Sunset was at 5:18, sunset will be at 9:09, -1.06 away from the longest day.
Today is absolutely beautiful. It's July 5, clear skies, all the mountains are out, it's supposed to get into the 80's today and the last few days have all been like this. Summer has arrived. Will it stay? The blackberry petals are falling away from the tight, green berries that will eventually make a really good pie.
I'm waiting for the smell of blackberries in the sun - just the exact scent of summer for me. Hot blackberries, warm hay and the bitter, rank scent of ragwort, the citrus scent of pine trees, the hot, wet scent of rain on concrete. Your favorite summer smells?
What a lovely book Liesl and Po is.
Liesl and Po, by Lauren Oliver, is a fairytale-like story about loss and discovery, family and friendship. It's also a fun story filled with adventures and chases.
Liesl, a lonely little girl banished to an attic after her father's death, meets a child-sized shape in the corner of her room, accompanied by a pet-sized shape, two shadows from the other side, Po and Bundle. Po and Liesl become fast friends and because of Po she escapes from her attic prison to embark on a journey to say goodbye to her father.
Liesl has sat in the only attic window, drawing, night after night, while a little boy, Will, an alchemist's apprentice, watches her from the shadows on the street, hoping that some day she might see him and say his name. Will has fallen in love with Liesl during late night deliveries of magic for his horrible master, the Alchemist. One night, exhausted from work and watching Liesl, he mixes up the deliveries and has to run away from the Alchemist.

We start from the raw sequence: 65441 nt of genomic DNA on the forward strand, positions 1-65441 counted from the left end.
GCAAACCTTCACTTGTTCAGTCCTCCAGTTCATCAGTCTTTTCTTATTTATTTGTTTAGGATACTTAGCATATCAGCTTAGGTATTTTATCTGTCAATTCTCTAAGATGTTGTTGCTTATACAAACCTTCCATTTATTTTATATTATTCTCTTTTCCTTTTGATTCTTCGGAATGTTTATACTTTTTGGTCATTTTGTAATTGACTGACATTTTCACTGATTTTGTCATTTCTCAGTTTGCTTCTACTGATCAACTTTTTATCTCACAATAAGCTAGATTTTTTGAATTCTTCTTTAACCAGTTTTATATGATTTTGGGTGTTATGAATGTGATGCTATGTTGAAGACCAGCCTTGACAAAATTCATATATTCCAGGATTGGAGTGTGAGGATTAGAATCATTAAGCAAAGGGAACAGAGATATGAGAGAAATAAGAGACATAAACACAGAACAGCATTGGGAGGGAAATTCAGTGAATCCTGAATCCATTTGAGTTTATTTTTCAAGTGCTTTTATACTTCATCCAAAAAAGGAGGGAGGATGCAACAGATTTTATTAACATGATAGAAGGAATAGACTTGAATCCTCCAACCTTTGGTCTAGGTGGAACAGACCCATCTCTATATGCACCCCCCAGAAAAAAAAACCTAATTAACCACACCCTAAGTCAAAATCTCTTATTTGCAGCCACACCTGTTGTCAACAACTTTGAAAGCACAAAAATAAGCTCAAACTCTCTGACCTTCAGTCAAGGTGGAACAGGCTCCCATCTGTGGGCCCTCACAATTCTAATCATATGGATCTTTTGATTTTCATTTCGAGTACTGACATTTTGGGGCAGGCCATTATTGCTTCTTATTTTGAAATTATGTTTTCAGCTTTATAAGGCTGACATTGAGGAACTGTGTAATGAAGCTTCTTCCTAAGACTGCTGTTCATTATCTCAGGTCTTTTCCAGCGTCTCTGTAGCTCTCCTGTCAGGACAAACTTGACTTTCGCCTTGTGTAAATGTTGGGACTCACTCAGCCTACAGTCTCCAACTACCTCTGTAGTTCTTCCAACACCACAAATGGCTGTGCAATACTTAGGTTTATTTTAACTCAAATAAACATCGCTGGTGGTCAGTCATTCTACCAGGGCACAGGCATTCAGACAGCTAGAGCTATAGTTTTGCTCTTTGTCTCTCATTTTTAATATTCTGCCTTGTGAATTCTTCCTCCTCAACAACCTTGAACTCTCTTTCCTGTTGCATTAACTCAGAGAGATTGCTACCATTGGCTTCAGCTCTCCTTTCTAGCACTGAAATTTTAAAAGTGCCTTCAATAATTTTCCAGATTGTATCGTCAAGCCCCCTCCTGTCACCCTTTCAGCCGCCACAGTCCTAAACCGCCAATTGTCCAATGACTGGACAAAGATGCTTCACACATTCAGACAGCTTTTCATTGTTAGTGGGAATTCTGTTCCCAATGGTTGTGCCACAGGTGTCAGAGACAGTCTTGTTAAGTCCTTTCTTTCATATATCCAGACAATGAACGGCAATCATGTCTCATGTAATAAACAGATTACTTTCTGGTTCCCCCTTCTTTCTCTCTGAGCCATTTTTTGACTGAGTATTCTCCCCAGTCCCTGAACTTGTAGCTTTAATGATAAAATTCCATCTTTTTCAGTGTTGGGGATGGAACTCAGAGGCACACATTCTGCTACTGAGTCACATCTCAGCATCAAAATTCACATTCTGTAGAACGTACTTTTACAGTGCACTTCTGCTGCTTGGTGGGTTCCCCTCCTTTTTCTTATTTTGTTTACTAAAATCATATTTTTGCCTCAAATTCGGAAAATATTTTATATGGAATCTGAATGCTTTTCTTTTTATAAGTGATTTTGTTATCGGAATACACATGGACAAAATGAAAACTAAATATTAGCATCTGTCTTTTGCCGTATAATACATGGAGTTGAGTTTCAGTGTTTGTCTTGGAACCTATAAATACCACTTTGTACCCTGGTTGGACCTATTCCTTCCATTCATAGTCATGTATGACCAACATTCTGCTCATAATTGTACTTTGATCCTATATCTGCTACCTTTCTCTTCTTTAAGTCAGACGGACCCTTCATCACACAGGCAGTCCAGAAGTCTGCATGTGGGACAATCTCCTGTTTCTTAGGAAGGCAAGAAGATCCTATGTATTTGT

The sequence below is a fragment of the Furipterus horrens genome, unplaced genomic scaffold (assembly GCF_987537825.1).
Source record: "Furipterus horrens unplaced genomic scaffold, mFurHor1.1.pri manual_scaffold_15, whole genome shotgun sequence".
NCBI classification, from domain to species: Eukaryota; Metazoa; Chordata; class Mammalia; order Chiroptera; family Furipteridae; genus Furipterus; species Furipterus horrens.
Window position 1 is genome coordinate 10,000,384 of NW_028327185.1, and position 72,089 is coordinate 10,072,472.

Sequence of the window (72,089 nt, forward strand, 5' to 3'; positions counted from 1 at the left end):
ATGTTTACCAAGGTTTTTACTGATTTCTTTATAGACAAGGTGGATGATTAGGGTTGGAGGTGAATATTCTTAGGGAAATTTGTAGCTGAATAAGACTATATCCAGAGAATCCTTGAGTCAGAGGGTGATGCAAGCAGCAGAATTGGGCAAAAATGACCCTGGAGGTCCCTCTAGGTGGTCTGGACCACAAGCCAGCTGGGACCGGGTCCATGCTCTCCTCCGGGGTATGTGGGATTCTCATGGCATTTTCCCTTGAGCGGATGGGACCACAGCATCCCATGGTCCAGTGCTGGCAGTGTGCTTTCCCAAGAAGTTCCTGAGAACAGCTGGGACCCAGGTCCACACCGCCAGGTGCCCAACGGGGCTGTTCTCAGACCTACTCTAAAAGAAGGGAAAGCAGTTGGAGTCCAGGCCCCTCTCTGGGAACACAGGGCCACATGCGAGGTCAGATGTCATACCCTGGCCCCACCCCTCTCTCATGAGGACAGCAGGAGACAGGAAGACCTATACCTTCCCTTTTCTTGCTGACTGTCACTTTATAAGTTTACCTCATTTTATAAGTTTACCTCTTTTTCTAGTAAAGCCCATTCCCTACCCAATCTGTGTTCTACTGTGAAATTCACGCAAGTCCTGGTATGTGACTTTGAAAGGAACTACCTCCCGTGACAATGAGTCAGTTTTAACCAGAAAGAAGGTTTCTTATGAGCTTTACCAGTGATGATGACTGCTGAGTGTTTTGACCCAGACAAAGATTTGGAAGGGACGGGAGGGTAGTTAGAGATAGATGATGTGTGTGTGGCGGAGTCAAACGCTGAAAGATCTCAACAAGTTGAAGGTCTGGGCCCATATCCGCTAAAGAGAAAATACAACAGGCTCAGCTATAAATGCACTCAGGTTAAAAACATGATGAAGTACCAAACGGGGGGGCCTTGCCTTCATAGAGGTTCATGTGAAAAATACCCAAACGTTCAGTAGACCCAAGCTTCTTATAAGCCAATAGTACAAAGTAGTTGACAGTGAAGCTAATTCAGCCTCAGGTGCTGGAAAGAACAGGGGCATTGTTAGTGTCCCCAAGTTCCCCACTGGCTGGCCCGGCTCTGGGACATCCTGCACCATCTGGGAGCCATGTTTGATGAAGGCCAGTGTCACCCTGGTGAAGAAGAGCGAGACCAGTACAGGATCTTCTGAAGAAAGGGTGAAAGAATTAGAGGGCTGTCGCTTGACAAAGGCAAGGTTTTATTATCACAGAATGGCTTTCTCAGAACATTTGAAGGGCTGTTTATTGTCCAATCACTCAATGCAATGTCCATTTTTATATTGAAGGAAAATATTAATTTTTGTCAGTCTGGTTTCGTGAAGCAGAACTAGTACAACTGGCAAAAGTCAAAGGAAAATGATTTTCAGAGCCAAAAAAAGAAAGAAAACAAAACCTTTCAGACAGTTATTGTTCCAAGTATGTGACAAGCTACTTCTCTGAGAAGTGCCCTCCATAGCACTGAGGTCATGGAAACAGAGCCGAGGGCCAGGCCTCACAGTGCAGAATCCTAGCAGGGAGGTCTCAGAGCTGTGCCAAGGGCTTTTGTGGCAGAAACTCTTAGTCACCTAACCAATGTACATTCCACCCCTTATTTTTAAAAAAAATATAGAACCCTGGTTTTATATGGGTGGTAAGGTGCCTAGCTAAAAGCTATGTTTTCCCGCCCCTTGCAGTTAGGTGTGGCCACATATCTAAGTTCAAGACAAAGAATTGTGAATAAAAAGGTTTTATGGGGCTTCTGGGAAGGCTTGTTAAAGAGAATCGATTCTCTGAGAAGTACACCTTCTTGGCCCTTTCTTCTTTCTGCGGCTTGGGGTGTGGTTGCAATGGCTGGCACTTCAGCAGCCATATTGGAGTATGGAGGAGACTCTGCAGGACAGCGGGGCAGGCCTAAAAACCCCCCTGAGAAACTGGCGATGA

While Po, Bundle and Liesl are trying to get to her father and stay out of her step-mother's clutches, Will sees them get on a train, and follows them, eventually catching up and joining them on their journey.
This is such a good book. I love Po's character - it has been on the other side for so long it no longer remembers who or what it is, only that it is lonely, too. It is a ghost, I guess, and Liesl wants it to help her get a final chance to say the things she couldn't before to the one person in the world who still loved her.
I loved all these characters: the awful people are really awful, reminiscent of Grimm and Andersen, and the others are lonely and need families and friendship. It feels as if Ms. Oliver read the book aloud while writing it, the writing compels you to read faster or quieter, or in a sing-song like a lullaby. I am glad I waited to read the "Dear Reader" letter until after I finished the book, it probably would have changed the way it was read. I think I want to read it again, see if it holds the same secret, whispery feeling of the first time through.
Lauren Oliver is a pretty great author. She's written a couple of other books, Delirium and Before I Fall, and Liesl and Po is completely different from the others. And with only three books on her shelf, we can probably look forward to some really great, interesting stories in the future.
With its lovely language, Liesel and Po would be a wonderful read-aloud for ages 8 and up. (HarperCollins. $16.99. Available October '11.)
Here is Lauren Oliver's website.